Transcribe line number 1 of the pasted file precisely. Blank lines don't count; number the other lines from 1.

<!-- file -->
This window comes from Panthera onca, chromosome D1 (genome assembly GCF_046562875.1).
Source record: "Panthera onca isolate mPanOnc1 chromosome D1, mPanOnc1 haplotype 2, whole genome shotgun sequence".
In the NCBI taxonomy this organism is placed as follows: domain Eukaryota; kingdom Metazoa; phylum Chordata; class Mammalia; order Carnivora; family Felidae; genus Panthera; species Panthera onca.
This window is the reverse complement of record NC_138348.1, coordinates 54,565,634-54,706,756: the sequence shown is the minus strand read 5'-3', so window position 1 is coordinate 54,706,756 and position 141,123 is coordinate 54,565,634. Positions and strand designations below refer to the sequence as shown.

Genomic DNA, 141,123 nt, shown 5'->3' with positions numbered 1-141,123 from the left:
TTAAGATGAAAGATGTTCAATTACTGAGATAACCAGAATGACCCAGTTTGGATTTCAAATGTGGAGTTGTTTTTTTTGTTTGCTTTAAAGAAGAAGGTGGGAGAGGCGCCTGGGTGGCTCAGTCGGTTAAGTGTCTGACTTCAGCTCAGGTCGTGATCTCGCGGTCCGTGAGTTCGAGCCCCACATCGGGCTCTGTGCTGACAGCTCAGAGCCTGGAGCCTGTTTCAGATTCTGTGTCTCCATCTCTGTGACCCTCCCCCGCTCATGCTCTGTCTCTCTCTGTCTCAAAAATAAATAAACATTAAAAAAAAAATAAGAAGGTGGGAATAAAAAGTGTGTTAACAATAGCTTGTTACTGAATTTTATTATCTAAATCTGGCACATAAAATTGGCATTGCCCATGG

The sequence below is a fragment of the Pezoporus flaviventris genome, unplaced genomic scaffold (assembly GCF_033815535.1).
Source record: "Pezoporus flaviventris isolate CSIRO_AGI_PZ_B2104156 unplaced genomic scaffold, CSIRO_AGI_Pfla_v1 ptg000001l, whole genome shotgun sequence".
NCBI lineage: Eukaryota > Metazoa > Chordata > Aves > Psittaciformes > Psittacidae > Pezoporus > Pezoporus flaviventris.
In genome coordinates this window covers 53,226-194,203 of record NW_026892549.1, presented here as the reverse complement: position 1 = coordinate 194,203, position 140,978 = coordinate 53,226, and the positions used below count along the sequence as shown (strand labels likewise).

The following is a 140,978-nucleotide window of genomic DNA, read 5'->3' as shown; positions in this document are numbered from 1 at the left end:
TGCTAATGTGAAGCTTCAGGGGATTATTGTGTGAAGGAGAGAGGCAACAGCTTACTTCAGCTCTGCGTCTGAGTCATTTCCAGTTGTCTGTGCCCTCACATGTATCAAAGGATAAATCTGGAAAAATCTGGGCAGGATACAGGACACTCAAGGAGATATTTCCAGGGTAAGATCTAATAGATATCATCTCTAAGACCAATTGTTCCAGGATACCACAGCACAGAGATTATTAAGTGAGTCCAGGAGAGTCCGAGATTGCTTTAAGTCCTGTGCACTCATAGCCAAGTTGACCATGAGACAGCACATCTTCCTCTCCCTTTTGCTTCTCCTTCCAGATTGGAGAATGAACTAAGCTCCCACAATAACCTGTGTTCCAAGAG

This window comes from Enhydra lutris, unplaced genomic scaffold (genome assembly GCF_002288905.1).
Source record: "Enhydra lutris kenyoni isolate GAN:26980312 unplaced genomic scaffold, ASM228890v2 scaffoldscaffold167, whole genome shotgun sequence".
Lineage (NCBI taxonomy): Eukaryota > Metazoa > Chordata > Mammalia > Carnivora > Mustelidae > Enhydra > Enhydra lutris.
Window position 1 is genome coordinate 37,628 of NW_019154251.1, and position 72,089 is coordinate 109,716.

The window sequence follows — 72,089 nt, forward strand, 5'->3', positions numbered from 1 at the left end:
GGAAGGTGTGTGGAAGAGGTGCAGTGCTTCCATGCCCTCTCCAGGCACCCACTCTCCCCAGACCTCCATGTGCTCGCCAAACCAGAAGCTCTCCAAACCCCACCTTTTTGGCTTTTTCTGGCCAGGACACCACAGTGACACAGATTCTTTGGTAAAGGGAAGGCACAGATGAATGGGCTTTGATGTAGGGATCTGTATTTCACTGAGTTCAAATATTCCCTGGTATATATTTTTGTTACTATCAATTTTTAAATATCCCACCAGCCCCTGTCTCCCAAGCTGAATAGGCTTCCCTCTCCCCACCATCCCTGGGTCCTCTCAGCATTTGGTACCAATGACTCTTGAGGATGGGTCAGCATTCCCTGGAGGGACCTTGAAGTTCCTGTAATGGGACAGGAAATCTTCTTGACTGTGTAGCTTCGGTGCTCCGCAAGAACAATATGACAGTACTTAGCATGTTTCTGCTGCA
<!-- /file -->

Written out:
This window comes from Panthera onca, chromosome D1 (genome assembly GCF_046562875.1).